The Australian Government is getting real about tackling Australia's growing e-waste mounds. It's looking for comments on a consultation paper on product stewardship by 8 April 2011, and a national co-regulatory product stewardship scheme that extends manufacturer or importer responsibility to the end of life of computers and televisions could be in place as early as the final quarter of this year.
The proposed national take-back scheme for televisions and computers, called the National Television and Computer Product Stewardship Scheme (E-Waste Scheme) sets aggressive targets which aim to lift recycling rates for televisions, computers and computer peripherals from 10% to 80% by 2021.
Product stewardship legislation framework
The Product Stewardship Bill introduced into Federal Parliament on 23 March 2011 sets out a national legislative framework:
The detail of product-specific schemes such as the proposed E-Waste Scheme will be contained in the underlying regulations which may be made under voluntary, co-regulatory or mandatory provisions of the Product Stewardship Act (when passed).
The voluntary provisions will provide an accreditation avenue for purely voluntary product stewardship schemes.
A co-regulatory approach involves a mandatory requirement for liable entities to join product stewardship schemes and the use of Government regulation to set outcomes and consistent requirements and targets for those schemes. Liable entities will, however, have some flexibility in how those outcomes, requirements and targets are met.
Under a mandatory approach, regulations will be more prescriptive than the co-regulatory approach and dictate both the outcome/requirement and how that will be met.
E-Waste Scheme regulations Consultation Paper
The first set of regulations (to be made under the co-regulatory provisions of the Product Stewardship Act if passed) will set up the E-Waste Scheme for collecting and recycling televisions, computers and computer peripherals.
The Department of Sustainability, Environment, Water, Population and Communities (SEWPaC) released the National Television and Computer Product Stewardship Scheme Consultation Paper on these proposed regulations on 8 March 2011 requesting responses on a range of issues including:
which television and computer products should be covered;
what is the appropriate point of liability and threshold above which participation in the E-Waste Scheme is required;
what importation data should be used and over what period;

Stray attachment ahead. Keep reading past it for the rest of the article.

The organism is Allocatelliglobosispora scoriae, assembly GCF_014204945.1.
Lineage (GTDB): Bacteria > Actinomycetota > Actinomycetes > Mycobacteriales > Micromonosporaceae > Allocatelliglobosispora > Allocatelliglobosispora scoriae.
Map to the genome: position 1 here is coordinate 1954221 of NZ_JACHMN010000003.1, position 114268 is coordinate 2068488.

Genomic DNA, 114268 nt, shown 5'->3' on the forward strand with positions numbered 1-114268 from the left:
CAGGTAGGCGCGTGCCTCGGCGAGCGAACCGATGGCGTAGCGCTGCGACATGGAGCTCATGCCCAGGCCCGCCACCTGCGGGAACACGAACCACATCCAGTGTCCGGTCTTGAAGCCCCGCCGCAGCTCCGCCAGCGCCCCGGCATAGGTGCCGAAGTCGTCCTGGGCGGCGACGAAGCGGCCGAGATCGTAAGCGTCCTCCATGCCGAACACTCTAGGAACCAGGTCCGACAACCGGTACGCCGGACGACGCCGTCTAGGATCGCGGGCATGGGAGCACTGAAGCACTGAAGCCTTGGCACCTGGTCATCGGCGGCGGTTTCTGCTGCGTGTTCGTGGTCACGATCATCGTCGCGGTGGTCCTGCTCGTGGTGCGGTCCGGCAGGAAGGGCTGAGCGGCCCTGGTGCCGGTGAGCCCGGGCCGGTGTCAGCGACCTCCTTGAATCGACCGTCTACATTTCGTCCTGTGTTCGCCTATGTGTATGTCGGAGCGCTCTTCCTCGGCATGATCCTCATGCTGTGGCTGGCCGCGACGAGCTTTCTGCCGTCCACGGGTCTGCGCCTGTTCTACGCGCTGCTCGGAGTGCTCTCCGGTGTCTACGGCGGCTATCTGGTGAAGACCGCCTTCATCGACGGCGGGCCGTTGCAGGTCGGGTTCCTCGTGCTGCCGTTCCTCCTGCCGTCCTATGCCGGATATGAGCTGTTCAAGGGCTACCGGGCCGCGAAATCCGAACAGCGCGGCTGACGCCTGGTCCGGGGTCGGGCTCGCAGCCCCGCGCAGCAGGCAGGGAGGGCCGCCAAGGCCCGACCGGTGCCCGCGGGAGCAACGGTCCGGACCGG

the approach for setting enforceable collection-for-recycling targets; and
matters to be considered by the Regulator when assessing new Arrangements for approval and changes to those Arrangements.
We consider some of these key questions below.
1. What products are covered by the E-Waste Scheme?
Televisions, computers and computer peripherals only at this stage. Definitions set out in the Regulations will be linked to Customs tariff codes to provide clarity for liable parties. Mobile phones are not included (as the MobileMuster program is already running). Schemes for other suitable products may be set up at a later stage under separate regulations.
2. Who will have liability/responsibility under the proposed E-Waste Scheme?
Importers and domestic manufacturers (if any) of televisions, computers and computer peripherals sold in Australia above a certain threshold (discussed below) who are "constitutional corporations". Primary liability does not fall on retailers or consumers.
3. What is the proposed threshold for participation?
A threshold of 5,000 units has been suggested based on 2008 Customs importation data. This threshold is intended to protect small business by capturing 95.3% of total units sold in Australia but excluding 95.5% of importers. The threshold will be set on the liable party's previous financial year units as recorded in Customs importation data.
Expect to see anti-avoidance mechanisms in the Regulations so that a company cannot split up to form multiple companies under the threshold. Stakeholders can comment on whether a 5,000 unit threshold is appropriate.
4. How will Arrangements under the E-Waste Scheme operate?
Liable entities will meet their obligations by becoming a member of an approved co-regulatory product stewardship "Arrangement" for the collection and recycling of end-of-life television and computer products.